Title

Gothic architecture and a scholastic: Jean de Jandun's "Tractatus de laudibus Parisius" (1323)

Abstract

Jean de Jandun's "Tractatus de laudibus Parisius" is one of the earliest and most interesting of Parisian encomia. The author's detailed evocations of Notre-Dame, the Sainte-Chapelle, and the palace of Philip the Fair, documenting the contemporary reception of Gothic architecture, deserve greater attention than they have received to date. Primarily interested in architectural effects, Jandun praises the buildings for their size, varied decoration, transparency, and color, but pays little attention to their structural vocabulary or engineering. His "Tractatus" invites comparison with other medieval texts about art: his belief that a building's material beauty can stir the soul to devotion resembles that of Abbot Suger, while his distinction between superficial and acute perception is also found in Gerald of Wales; he implies that recognizing a building's quality requires a skill not possessed by all equally, a notion found in Boccaccio's contemporary praise of Giotto. Jandun's identity as a scholastic makes his "Tractatus" a useful means of testing the frequently alleged relations between Gothic architecture and scholasticism: a close analysis of Jandun's text argues against any necessary links between these two phenomena.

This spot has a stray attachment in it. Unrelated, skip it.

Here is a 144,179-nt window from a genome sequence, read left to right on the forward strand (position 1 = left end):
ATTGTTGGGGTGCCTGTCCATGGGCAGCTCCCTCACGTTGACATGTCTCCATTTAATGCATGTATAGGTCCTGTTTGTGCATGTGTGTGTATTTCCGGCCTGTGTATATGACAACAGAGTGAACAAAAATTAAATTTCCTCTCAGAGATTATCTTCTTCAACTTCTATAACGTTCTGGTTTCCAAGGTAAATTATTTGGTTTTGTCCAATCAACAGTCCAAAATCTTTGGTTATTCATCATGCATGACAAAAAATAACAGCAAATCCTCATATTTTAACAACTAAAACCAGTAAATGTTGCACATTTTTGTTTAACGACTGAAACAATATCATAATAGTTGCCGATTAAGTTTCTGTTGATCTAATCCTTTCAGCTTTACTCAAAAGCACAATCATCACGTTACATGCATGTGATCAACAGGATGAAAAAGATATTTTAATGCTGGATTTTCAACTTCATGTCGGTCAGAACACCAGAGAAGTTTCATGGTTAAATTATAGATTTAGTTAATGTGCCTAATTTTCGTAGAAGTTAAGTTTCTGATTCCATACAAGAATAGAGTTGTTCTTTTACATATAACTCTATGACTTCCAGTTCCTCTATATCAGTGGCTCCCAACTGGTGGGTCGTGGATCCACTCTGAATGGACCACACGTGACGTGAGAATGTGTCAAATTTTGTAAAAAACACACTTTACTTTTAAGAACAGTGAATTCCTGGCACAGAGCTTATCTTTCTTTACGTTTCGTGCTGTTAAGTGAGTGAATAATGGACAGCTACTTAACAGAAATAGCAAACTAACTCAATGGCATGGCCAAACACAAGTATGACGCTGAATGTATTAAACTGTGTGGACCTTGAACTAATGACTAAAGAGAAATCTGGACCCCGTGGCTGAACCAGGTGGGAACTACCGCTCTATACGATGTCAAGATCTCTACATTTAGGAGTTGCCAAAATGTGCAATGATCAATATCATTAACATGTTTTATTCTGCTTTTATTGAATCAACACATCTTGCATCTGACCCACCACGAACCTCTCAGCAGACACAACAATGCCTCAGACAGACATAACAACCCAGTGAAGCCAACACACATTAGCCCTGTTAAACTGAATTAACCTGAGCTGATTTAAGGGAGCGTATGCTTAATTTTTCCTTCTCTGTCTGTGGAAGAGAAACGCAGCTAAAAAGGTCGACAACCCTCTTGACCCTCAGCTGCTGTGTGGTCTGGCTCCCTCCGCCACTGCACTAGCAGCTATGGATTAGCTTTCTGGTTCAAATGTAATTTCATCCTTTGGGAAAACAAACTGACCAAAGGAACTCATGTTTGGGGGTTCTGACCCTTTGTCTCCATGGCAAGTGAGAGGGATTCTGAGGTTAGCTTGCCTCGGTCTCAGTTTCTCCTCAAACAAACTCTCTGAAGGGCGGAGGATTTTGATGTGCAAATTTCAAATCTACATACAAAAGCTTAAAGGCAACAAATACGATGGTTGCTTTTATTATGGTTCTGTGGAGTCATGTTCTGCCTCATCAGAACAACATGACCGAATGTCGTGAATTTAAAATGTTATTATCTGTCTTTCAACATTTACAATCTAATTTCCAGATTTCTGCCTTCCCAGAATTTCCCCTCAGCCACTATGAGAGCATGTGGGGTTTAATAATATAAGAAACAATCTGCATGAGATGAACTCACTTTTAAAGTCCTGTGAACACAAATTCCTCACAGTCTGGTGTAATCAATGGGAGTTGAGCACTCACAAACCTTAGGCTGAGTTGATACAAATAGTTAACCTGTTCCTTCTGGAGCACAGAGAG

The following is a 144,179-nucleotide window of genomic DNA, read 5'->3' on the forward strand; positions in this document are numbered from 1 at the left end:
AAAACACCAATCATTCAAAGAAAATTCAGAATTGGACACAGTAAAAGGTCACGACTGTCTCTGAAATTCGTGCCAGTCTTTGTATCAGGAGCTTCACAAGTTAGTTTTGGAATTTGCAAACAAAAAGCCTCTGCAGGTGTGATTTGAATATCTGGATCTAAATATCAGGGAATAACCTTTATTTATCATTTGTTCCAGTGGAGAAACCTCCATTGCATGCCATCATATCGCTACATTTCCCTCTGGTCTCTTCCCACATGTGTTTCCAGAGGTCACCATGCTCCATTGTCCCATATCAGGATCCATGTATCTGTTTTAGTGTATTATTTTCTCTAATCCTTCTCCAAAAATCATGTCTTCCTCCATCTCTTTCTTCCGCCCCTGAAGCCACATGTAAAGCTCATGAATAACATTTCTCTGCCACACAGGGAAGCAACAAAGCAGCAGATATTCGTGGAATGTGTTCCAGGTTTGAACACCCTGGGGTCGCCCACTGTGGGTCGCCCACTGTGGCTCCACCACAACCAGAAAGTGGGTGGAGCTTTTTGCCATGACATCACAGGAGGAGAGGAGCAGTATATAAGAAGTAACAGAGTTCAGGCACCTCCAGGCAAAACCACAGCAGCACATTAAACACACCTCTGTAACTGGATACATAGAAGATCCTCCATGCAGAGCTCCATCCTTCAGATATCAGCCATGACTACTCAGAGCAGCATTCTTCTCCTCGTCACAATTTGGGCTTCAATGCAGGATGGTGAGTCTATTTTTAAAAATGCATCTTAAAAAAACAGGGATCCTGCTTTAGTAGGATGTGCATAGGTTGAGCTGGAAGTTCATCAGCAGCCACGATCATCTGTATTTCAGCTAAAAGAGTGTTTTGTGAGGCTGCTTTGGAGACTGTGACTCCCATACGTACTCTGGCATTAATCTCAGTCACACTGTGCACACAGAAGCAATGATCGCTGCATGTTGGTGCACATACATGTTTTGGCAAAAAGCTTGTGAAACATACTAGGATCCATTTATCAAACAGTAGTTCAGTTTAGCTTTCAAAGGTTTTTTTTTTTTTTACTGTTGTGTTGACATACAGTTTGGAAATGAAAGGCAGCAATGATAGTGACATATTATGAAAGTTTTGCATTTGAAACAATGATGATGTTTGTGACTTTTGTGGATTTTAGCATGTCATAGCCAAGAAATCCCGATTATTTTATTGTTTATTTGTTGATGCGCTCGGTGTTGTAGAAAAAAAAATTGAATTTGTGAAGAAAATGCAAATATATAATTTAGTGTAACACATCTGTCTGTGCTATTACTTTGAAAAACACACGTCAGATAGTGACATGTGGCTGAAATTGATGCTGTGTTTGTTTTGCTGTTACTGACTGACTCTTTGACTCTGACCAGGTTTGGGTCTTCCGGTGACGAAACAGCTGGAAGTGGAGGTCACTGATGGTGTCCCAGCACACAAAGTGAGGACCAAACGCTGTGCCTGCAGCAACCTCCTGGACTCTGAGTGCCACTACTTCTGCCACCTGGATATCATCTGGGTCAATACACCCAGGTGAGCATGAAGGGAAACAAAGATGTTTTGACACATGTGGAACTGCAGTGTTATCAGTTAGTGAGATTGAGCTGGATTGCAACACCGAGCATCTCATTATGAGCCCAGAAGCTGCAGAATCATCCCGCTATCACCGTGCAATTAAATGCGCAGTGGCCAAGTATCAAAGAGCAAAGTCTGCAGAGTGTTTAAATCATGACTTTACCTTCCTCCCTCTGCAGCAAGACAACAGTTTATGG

Publisher

International Center of Medieval Art

Publication Date

1-1-2003

Publication Title

Gesta

Department

Art

Document Type

Article

DOI

10.2307/25067075

Language

English

Format

text

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